Few, if any groups – online or in the flesh – are in a more knowledgeable and legitimate position to identify and celebrate these achievements than the MARATHONSWIMMERS.ORG community.…
So much interesting stuff happening down at the Forum these days, it’s tough to keep up with it all; and it’s not even June! Some highlights since my last update:
Highlights from the past week at the Marathon Swimmers Forum:
Forum stats as of May 12, 2012 (exactly two months after public launch): 295 members, 104 threads, 1299 posts, 58K page views.…
Highlights from the past week at the Marathon Swimmers Forum:
In other news, the Forum was featured in the “Open Water Surfing” section of the latest issue of H2Open Magazine.…
After little more than a month, the Marathon Swimmers Forum is approaching 1,000 posts! In the interest of making all this content as accessible as possible, we’re now offering Email Digest Subscriptions.
- To receive a daily email containing all forum posts from the previous 24 hours, sign up here.
- To receive a weekly email containing links to all updated threads in the previous 7 days, sign up here.
If you use RSS, copy this address into your feed reader to subscribe to all new posts.
You do not have to be a member of the forum to subscribe via email or RSS. However, membership has its benefits: viewing member profiles, using the private messaging system, and participating in discussions.
Here are some of the highlights from the past week at the Forum:
- Farallon record-holder and marathon swimming hall-of-famer Ted Erikson comments on Joe Locke’s brave attempt.
Since its beta launch March 7 and its public launch March 12, the Marathon Swimmers Forum has attracted 230 registered members (and many more who benefit from its content anonymously), and over 23,000 page-views.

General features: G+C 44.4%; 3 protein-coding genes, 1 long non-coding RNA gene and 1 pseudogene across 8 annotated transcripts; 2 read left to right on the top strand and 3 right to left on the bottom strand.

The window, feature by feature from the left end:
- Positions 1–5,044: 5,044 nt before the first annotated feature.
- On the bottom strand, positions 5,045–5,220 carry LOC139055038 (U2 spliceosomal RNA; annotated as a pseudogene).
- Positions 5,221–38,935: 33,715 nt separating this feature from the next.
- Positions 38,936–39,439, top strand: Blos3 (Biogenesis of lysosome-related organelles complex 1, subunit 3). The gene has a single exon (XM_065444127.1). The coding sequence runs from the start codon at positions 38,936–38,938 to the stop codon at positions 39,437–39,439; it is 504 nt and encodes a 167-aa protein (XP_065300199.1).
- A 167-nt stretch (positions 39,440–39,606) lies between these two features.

It’s already a remarkable community – vibrant, diverse, and global. The Forum brings together some of the most accomplished and knowledgeable marathon swimmers in the world, and puts them in the same “virtual” room with swimmers who may be attempting their first 10K swim.
The quality of the content is astonishing, and has exceeded even my own high expectations. As for quantity, well… no interpretation is necessary:
Forum Participation Statistics: March 6 – March 27
A Tale of Two Posts
The Forum recently benefited from “mentions” by two of the world’s best-known open-water swimming promoters: Steven Munatones, founder of Open Water Source and the Daily News of Open Water Swimming; and Paul Ellercamp, founder of Oceanswims in Australia.…
Donal Buckley and I are pleased to announce a new online community: marathonswimmers.org.
After a brief “quiet launch,” the forum already counts some of the most accomplished and knowledgeable marathon swimmers on the planet among its members. Whether you’re a current marathon swimmer, an aspiring one, a retired one – or just curious – we invite you to join their ranks.
Ask questions (there are no dumb ones). Discuss the latest exploits – from Dover, Manhattan, L.A., and Hawaii… to Perth, Wellington, Tarifa, and the Sea of Japan. Announce your friends’ swims and cheer them on.
2012 will, in all likelihood, be the most historic, exciting year in the history of marathon swimming. Follow it on The Marathon Swimmers Forum.…